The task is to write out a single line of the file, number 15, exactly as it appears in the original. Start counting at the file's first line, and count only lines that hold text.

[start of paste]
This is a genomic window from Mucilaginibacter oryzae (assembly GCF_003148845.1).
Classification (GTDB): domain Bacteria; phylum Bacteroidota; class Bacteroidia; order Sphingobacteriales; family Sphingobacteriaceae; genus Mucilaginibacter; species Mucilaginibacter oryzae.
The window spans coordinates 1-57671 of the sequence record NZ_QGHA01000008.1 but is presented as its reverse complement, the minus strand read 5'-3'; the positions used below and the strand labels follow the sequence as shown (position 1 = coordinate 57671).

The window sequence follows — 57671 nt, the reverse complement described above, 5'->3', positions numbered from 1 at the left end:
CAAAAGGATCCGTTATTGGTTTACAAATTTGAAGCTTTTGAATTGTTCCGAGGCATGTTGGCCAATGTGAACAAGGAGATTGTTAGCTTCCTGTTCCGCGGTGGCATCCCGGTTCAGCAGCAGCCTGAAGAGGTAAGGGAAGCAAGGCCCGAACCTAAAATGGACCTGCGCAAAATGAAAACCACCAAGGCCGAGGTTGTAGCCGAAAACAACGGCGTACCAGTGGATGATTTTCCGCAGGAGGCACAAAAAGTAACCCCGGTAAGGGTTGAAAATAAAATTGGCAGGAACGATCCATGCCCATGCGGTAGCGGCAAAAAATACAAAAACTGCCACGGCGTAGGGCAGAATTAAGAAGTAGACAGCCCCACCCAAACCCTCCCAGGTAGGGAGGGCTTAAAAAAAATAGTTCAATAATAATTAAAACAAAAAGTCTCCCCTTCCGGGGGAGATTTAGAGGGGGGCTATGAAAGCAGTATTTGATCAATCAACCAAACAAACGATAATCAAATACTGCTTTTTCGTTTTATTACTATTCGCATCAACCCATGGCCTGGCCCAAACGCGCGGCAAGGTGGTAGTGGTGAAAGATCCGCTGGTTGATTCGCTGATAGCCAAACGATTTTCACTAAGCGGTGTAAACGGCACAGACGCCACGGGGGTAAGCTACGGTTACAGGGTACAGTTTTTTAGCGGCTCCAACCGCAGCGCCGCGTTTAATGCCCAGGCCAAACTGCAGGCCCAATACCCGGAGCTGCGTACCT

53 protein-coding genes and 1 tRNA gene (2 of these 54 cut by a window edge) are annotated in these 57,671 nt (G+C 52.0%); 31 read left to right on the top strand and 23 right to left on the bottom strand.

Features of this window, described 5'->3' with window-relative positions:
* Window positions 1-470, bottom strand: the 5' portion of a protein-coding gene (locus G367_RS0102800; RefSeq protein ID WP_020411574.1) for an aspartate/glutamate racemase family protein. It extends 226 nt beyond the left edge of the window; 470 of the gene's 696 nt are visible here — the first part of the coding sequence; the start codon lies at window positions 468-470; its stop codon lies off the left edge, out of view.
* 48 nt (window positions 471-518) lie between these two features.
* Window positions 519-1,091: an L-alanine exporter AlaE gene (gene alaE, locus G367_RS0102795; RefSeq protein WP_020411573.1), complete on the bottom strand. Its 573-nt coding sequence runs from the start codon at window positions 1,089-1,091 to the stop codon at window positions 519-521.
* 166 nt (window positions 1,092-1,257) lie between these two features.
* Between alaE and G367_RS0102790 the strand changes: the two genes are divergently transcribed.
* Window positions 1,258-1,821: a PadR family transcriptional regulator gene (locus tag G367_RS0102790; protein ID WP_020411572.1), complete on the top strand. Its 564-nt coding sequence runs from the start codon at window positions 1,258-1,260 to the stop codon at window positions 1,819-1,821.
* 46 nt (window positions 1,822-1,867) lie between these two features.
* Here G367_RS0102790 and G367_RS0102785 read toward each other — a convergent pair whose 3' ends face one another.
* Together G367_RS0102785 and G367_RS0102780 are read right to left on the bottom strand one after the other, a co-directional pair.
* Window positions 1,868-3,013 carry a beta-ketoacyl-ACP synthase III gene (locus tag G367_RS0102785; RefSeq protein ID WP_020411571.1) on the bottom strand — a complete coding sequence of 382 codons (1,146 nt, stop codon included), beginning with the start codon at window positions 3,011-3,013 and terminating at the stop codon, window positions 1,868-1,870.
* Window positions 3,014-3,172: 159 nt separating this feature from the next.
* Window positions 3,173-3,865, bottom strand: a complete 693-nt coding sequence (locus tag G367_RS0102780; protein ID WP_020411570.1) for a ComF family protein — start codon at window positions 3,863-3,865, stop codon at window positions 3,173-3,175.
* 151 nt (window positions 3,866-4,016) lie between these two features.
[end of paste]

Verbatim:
* Here G367_RS0102790 and G367_RS0102785 read toward each other — a convergent pair whose 3' ends face one another.